Man, how I miss sleeping in my own bed. Maybe next week.

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Joe & Nicola (Part 2)

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I woke up at 4am on the pull out couch in the motel, freezing and feeling like I slept with a rod up my back the whole night. It was still dark, and I was very uncomfortable, so I jumped in the bed which was slightly more comfortable, but filled with Tasha.

“Get out.” She said.

“I can’t sleep on that stupid couch. Move over.” I said.

Eventually, I dozed off and next thing I knew I woke up and it was 7am, I felt a little more rested, so I got dressed and headed to the Wawa for some coffee. The weather outside was ominous. It was overcast, wet, and I knew that Nicola’s biggest fear was going to come to true. She was going to have to have an indoor wedding. On the positive side, people say it’s lucky for it to rain on your wedding day. I mean, even Alanis Morrisette wrote a song called “Ironic” which states this idea, but there is a part of me that feels like even though it might be “good luck” for it to rain the day you get married, it’s certainly not what anybody hopes for. Regardless, I feel like at this point no amount of rain is going to stop this wedding from being the best day for Parr and Nicola.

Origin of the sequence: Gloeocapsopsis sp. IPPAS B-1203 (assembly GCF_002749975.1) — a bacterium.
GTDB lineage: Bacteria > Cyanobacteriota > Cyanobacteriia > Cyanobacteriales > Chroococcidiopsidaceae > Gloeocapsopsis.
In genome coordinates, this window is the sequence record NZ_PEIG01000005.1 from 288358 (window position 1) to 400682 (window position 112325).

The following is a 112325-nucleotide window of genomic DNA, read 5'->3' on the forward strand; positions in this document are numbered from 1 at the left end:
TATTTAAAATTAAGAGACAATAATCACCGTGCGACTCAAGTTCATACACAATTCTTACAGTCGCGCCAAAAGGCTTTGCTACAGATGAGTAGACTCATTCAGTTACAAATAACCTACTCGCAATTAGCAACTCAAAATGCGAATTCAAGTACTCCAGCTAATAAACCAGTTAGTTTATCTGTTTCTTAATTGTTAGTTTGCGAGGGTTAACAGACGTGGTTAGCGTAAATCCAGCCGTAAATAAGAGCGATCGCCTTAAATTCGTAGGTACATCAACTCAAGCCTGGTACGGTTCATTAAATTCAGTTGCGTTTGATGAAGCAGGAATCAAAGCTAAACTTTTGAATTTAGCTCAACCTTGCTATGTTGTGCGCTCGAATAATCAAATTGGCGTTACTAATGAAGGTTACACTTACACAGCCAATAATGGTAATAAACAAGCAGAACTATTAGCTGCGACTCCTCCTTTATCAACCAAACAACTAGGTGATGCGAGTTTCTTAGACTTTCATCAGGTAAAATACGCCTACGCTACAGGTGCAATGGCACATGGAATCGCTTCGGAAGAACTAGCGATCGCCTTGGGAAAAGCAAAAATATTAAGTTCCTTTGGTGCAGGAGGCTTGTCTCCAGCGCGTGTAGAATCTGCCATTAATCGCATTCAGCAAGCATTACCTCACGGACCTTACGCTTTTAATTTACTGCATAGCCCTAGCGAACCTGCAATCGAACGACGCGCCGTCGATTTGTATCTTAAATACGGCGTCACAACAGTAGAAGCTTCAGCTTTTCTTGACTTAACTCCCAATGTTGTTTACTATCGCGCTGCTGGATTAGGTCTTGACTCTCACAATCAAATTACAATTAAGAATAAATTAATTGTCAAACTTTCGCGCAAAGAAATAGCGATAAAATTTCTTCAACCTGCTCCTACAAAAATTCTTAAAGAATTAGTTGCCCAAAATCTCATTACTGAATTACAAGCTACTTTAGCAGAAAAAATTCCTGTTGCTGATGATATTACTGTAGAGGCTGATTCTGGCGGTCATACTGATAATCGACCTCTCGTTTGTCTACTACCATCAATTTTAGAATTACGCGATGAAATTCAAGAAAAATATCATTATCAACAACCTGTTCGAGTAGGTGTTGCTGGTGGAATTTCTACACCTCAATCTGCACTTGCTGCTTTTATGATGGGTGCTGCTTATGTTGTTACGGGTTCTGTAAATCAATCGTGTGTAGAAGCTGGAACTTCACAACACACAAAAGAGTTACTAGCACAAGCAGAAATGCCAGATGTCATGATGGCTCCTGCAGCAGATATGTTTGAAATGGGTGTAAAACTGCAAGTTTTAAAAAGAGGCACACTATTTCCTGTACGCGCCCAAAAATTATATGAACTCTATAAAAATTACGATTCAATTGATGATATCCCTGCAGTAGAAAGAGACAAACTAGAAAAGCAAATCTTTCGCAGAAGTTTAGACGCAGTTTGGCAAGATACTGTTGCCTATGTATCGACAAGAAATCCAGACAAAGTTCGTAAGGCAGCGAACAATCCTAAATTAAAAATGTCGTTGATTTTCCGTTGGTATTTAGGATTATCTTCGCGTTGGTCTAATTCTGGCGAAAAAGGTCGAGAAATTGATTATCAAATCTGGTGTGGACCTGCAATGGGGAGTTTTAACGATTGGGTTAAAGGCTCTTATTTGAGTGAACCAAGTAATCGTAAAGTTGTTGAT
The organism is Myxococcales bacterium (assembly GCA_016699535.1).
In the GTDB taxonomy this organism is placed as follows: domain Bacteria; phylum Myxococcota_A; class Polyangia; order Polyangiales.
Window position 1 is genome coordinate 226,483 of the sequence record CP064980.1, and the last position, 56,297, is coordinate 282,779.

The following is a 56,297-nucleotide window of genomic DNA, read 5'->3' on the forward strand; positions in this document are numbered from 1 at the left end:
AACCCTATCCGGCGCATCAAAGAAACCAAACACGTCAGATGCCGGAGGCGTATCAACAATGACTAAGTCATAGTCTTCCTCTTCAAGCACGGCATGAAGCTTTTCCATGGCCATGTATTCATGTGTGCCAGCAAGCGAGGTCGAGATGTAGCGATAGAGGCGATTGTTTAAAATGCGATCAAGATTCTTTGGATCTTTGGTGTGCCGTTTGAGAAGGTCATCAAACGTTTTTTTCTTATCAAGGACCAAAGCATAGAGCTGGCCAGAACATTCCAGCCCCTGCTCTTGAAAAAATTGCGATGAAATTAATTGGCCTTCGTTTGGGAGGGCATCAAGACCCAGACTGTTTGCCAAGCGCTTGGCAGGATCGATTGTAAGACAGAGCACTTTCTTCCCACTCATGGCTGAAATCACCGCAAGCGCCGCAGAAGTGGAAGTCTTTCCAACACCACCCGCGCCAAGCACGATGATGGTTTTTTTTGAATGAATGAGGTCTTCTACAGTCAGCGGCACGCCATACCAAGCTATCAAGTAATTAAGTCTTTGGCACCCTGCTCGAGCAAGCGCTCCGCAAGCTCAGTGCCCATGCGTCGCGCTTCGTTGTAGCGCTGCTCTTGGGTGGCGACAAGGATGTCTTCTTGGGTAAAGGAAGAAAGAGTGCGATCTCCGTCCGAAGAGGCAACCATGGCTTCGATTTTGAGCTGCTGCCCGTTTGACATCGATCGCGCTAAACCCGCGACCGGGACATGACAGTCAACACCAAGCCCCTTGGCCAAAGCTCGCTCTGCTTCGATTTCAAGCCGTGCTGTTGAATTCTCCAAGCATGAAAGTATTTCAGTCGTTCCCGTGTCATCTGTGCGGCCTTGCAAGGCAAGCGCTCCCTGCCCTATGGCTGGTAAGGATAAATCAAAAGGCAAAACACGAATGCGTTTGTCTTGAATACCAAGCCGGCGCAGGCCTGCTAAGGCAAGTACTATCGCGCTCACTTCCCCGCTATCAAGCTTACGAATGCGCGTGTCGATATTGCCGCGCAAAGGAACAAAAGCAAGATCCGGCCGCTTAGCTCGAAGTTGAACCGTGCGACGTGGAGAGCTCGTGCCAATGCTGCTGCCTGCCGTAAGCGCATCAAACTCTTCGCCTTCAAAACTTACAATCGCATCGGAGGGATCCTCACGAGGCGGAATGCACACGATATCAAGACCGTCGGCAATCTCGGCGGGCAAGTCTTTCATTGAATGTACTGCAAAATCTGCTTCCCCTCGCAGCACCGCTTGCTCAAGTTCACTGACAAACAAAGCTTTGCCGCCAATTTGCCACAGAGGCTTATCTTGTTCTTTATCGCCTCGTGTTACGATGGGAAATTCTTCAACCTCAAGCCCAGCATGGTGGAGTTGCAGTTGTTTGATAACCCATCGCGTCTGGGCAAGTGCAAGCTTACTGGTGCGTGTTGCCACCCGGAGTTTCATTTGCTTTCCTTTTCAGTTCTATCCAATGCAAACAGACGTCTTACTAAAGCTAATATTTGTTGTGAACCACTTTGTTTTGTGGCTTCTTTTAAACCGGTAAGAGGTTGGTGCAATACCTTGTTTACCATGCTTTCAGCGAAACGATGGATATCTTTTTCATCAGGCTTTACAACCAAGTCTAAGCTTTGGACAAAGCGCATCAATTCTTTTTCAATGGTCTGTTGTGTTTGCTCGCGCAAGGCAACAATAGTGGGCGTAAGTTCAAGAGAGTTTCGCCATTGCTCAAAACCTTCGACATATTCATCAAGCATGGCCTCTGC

To say Tasha and I were hungover would be an understatement. My body had somehow recovered from the pain I was in at the beginning of the trip, but now I was dealing with a whole new demon. I felt sick. Not like a fever, cold, or sneezing sick, like I was just faded and not feeling like I wanted to drink any amount of alcohol at all. It was then that Parr texted me and asked if we wanted to come over the house for breakfast and bloody marys.

“I can’t drink any alcohol now.” Tasha said to me.

“Me neither.” I replied.

Then about 8 seconds went by where we both looked at each other with the notion that we kind of needed to support our friend on the morning of his wedding.

“Let’s just go and have one drink.” I said.

“Ok, I’ll get dressed.” Tasha replied.